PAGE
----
Weekly Relative Value - Debt Trap

Weekly Relative Value, by Tom Slefinger, Alloya Investment Services, takes a look the impact of world economics on your credit union's balance sheet. It is provided in partnership with Alloya Corporate Federal Credit Union. The views of the author do not necessarily reflect those of the Cooperative Credit Union Association.

By Tom Slefinger, Alloya Investment Services

“If you’re worried about the short-term economic outlook, I have bad news: the long-term outlook is worse. That’s what emerges from the latest long-term budget outlook released by the Congressional Budget Office… It contained this sobering number: the agency expects annual economic growth to average just 1.6% over the next three decades—down by about a quarter of a point from its forecast a year ago—and just 1.5% by the 2040s. The U.S. hasn’t had trend growth that slow since the 1930s. Only a bit of this is because of the pandemic. Most reflect longer-lasting forces, namely demographics and productivity.” – Greg Ip, Wall Street Journal

The above excerpt was taken from Greg Ip’s Wall Street Journal column, Demographics and Debt Hang Over Long-Term U.S. Growth.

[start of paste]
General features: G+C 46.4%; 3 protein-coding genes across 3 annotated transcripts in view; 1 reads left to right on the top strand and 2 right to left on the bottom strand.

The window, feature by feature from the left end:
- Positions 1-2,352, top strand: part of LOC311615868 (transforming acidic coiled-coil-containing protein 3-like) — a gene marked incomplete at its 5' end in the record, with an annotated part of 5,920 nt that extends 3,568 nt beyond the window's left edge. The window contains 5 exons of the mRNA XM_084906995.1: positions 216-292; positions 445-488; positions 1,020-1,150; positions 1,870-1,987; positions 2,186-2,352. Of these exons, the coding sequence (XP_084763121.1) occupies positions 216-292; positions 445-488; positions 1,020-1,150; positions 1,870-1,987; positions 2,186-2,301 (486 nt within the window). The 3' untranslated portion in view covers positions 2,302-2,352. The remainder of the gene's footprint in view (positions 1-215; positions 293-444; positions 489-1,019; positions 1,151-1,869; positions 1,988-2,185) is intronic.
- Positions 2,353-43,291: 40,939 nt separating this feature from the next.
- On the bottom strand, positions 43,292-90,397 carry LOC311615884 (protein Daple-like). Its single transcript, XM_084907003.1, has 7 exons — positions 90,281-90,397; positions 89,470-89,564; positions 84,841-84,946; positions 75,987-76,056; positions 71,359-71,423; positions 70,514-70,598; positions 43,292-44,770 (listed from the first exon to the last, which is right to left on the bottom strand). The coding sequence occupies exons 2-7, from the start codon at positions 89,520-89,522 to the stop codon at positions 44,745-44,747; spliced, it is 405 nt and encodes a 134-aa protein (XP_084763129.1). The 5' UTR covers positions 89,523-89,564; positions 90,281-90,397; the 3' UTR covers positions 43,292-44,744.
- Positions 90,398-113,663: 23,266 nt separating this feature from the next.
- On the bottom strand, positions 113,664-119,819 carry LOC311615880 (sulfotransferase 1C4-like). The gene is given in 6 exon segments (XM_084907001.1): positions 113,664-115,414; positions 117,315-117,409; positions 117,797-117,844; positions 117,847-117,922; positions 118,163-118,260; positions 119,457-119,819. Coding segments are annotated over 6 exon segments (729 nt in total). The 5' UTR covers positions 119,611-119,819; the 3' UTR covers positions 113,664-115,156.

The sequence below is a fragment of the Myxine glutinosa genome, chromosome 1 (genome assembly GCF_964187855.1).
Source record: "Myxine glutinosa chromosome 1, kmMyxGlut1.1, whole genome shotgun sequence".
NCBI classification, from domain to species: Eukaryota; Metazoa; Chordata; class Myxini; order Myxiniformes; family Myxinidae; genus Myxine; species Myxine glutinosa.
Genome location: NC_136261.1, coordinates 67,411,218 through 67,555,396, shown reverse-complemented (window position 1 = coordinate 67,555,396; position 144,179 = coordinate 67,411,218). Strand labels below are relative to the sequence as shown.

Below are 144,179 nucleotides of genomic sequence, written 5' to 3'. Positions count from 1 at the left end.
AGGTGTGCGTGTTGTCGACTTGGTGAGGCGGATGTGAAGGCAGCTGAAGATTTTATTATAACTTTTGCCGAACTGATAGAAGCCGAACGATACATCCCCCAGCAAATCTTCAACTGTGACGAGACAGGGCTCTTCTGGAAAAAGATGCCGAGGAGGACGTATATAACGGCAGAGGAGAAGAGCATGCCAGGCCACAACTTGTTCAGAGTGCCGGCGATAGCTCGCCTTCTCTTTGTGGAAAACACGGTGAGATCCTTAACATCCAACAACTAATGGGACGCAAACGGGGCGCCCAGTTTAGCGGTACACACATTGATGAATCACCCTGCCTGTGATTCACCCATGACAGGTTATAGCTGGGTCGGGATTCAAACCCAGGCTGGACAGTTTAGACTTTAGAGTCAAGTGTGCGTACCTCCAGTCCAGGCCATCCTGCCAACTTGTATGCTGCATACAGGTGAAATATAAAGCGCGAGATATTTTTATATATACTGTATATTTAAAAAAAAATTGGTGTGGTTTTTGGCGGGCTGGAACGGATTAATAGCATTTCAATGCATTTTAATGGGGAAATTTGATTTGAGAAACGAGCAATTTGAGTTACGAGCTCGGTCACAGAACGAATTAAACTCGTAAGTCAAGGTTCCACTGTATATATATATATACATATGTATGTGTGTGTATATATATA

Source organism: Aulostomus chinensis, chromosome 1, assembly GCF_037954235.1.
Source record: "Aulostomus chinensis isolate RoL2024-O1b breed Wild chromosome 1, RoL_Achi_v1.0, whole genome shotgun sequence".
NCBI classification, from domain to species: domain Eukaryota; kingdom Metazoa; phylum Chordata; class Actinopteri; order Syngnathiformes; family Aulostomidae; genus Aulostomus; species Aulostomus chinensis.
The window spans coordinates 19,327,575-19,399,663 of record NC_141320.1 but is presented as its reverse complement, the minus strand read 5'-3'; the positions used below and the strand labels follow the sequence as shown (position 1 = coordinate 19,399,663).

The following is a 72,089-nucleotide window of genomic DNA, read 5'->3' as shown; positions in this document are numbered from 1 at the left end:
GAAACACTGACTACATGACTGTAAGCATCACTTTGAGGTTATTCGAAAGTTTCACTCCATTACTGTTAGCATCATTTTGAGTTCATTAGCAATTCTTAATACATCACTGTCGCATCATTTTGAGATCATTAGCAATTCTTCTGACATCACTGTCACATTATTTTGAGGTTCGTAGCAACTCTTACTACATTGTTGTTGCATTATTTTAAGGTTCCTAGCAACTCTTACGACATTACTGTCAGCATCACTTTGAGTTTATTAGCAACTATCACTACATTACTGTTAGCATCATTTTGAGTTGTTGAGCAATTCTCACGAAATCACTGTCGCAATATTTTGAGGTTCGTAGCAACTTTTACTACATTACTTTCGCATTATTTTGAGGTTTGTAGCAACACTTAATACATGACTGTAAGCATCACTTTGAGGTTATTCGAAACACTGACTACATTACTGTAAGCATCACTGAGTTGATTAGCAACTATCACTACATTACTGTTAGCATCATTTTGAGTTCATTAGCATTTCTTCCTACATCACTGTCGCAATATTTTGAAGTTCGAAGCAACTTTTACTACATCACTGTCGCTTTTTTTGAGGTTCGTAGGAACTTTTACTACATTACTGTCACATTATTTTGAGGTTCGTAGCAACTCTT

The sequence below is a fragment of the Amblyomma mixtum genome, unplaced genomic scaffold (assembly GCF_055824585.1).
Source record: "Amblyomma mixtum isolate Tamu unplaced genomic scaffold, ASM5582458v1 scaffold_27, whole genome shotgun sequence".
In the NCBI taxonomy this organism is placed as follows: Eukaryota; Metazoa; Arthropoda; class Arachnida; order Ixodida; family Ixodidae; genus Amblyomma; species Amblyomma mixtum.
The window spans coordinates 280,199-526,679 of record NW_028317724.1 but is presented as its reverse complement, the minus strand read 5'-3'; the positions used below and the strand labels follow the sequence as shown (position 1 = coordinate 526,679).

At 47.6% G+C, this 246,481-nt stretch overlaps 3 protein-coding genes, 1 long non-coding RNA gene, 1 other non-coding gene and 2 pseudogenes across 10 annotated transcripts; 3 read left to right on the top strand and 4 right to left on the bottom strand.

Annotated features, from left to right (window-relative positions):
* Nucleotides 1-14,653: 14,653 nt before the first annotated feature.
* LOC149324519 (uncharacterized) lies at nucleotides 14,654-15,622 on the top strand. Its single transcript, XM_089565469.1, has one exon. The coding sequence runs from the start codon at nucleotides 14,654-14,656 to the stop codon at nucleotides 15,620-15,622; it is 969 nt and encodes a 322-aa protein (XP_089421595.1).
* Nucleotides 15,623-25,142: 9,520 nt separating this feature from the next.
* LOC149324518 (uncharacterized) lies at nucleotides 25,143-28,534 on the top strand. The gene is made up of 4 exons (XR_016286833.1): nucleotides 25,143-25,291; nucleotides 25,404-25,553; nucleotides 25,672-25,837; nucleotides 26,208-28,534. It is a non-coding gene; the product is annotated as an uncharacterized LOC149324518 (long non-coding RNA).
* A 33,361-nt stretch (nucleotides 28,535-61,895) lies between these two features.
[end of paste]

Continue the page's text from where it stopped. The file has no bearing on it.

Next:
It sounds familiar, does it not? For the past decade I have argued that U.S. growth, inflation and interest rates would remain “lower for longer” for the same reasons that Mr. Ip highlights in the above excerpt. While I am well aware of the risk of “confirmation bias,” I believe that Mr. Ip is on the money.

Let me once again review the case for “lower for longer.”

First, there is absolutely no doubt that the U.S. is aging fast and the labor force is contracting. Since 1980, the average life expectancy has increased by eight years. On the other side of the ledger, the Congressional Budget Office (CBO) is projecting that the fertility rate will decline to 1.6 next year. If so, this would represent the lowest fertility rate in the past 100 years. More importantly, this rate would be well below the 2.1 rate at which each generation exactly replaces itself. Such low births translate into fewer people entering the labor force 20 years later.

Historically, the U.S. labor force (22 to 64-year-olds) has increased by 1.2%. Currently, the labor force is expected to grow at only 0.2% for the next decade. This will be the lowest growth in the labor force ever. And it’s too late to fix the secular downtrend in the labor force. You can’t buy babies on Amazon… Demographics are more or less set in stone.

So, without a growing labor force, the U.S. will have to rely on productivity gains to increase economic growth. Unfortunately, as shown below, productivity has been waning over the past decade and is also expected to fall over the next decade to 1%, or 50% lower than productivity gains realized in prior decades.

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